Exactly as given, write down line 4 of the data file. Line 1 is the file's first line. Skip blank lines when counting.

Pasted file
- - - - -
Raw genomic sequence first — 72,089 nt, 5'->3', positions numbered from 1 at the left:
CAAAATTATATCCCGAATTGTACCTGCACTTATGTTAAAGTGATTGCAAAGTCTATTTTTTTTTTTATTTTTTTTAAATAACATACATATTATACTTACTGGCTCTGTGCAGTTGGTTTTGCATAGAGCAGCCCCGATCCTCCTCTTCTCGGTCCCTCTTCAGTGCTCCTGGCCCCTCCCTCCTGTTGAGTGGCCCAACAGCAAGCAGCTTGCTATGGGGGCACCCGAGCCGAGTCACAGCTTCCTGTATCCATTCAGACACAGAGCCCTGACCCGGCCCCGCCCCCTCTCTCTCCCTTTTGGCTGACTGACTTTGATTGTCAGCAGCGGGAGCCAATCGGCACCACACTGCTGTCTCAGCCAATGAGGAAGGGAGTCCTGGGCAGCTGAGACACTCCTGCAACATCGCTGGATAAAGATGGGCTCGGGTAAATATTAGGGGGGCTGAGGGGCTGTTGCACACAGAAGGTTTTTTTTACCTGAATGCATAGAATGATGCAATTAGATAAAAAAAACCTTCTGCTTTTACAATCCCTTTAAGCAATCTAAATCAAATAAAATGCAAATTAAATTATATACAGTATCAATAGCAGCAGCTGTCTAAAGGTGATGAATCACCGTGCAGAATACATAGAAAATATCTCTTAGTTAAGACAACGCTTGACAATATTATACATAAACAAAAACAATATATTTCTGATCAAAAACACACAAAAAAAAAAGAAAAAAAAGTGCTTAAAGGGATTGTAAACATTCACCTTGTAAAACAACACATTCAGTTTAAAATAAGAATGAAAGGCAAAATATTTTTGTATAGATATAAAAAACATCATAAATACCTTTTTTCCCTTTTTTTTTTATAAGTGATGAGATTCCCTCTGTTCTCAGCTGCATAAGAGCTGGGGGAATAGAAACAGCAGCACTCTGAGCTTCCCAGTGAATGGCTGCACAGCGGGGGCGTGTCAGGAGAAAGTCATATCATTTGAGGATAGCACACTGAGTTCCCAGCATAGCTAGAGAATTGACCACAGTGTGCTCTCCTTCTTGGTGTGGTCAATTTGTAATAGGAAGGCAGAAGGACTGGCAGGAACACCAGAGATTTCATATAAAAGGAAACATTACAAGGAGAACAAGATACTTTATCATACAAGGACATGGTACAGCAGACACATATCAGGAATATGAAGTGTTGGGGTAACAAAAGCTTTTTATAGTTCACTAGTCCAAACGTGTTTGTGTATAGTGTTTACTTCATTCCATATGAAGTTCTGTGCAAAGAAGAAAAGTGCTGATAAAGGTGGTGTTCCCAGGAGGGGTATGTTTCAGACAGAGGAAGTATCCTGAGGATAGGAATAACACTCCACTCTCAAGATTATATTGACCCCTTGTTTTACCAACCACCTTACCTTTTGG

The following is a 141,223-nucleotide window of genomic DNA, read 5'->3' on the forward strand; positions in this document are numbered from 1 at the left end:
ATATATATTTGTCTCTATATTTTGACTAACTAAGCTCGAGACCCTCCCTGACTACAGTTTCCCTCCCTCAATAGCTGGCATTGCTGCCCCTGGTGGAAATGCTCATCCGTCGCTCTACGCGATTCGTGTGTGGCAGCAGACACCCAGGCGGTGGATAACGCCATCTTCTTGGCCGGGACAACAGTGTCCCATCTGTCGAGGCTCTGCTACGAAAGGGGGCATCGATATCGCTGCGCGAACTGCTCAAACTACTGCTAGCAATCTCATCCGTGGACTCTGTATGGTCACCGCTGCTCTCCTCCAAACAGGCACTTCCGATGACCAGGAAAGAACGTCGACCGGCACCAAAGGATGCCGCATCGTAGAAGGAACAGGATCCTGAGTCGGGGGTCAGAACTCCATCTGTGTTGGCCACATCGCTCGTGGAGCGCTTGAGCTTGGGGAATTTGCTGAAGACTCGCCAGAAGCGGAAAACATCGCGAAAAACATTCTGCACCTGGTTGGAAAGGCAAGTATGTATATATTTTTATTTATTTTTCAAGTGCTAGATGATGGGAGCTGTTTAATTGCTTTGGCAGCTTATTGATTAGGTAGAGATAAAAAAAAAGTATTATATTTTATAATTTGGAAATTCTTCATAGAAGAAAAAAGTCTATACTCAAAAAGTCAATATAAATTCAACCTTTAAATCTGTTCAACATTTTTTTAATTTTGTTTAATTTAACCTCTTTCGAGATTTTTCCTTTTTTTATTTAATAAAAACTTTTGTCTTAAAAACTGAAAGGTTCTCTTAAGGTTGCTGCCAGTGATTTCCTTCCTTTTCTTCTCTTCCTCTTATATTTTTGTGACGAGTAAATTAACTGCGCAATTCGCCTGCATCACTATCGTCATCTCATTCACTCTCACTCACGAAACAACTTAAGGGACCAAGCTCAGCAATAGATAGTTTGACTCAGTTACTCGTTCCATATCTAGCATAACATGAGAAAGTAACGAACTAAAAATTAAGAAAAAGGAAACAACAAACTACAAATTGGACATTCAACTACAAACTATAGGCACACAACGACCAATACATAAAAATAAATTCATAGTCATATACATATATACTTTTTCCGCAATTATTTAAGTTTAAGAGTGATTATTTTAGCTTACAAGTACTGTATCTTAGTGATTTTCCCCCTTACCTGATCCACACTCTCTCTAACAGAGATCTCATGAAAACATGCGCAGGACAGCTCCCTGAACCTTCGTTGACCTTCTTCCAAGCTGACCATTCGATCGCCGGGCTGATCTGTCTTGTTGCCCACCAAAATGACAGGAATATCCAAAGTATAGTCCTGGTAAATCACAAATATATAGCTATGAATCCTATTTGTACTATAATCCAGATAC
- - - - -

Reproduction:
ATATATATTTGTCTCTATATTTTGACTAACTAAGCTCGAGACCCTCCCTGACTACAGTTTCCCTCCCTCAATAGCTGGCATTGCTGCCCCTGGTGGAAATGCTCATCCGTCGCTCTACGCGATTCGTGTGTGGCAGCAGACACCCAGGCGGTGGATAACGCCATCTTCTTGGCCGGGACAACAGTGTCCCATCTGTCGAGGCTCTGCTACGAAAGGGGGCATCGATATCGCTGCGCGAACTGCTCAAACTACTGCTAGCAATCTCATCCGTGGACTCTGTATGGTCACCGCTGCTCTCCTCCAAACAGGCACTTCCGATGACCAGGAAAGAACGTCGACCGGCACCAAAGGATGCCGCATCGTAGAAGGAACAGGATCCTGAGTCGGGGGTCAGAACTCCATCTGTGTTGGCCACATCGCTCGTGGAGCGCTTGAGCTTGGGGAATTTGCTGAAGACTCGCCAGAAGCGGAAAACATCGCGAAAAACATTCTGCACCTGGTTGGAAAGGCAAGTATGTATATATTTTTATTTATTTTTCAAGTGCTAGATGATGGGAGCTGTTTAATTGCTTTGGCAGCTTATTGATTAGGTAGAGATAAAAAAAAAGTATTATATTTTATAATTTGGAAATTCTTCATAGAAGAAAAAAGTCTATACTCAAAAAGTCAATATAAATTCAACCTTTAAATCTGTTCAACATTTTTTTAATTTTGTTTAATTTAACCTCTTTCGAGATTTTTCCTTTTTTTATTTAATAAAAACTTTTGTCTTAAAAACTGAAAGGTTCTCTTAAGGTTGCTGCCAGTGATTTCCTTCCTTTTCTTCTCTTCCTCTTATATTTTTGTGACGAGTAAATTAACTGCGCAATTCGCCTGCATCACTATCGTCATCTCATTCACTCTCACTCACGAAACAACTTAAGGGACCAAGCTCAGCAATAGATAGTTTGACTCAGTTACTCGTTCCATATCTAGCATAACATGAGAAAGTAACGAACTAAAAATTAAGAAAAAGGAAACAACAAACTACAAATTGGACATTCAACTACAAACTATAGGCACACAACGACCAATACATAAAAATAAATTCATAGTCATATACATATATACTTTTTCCGCAATTATTTAAGTTTAAGAGTGATTATTTTAGCTTACAAGTACTGTATCTTAGTGATTTTCCCCCTTACCTGATCCACACTCTCTCTAACAGAGATCTCATGAAAACATGCGCAGGACAGCTCCCTGAACCTTCGTTGACCTTCTTCCAAGCTGACCATTCGATCGCCGGGCTGATCTGTCTTGTTGCCCACCAAAATGACAGGAATATCCAAAGTATAGTCCTGGTAAATCACAAATATATAGCTATGAATCCTATTTGTACTATAATCCAGATAC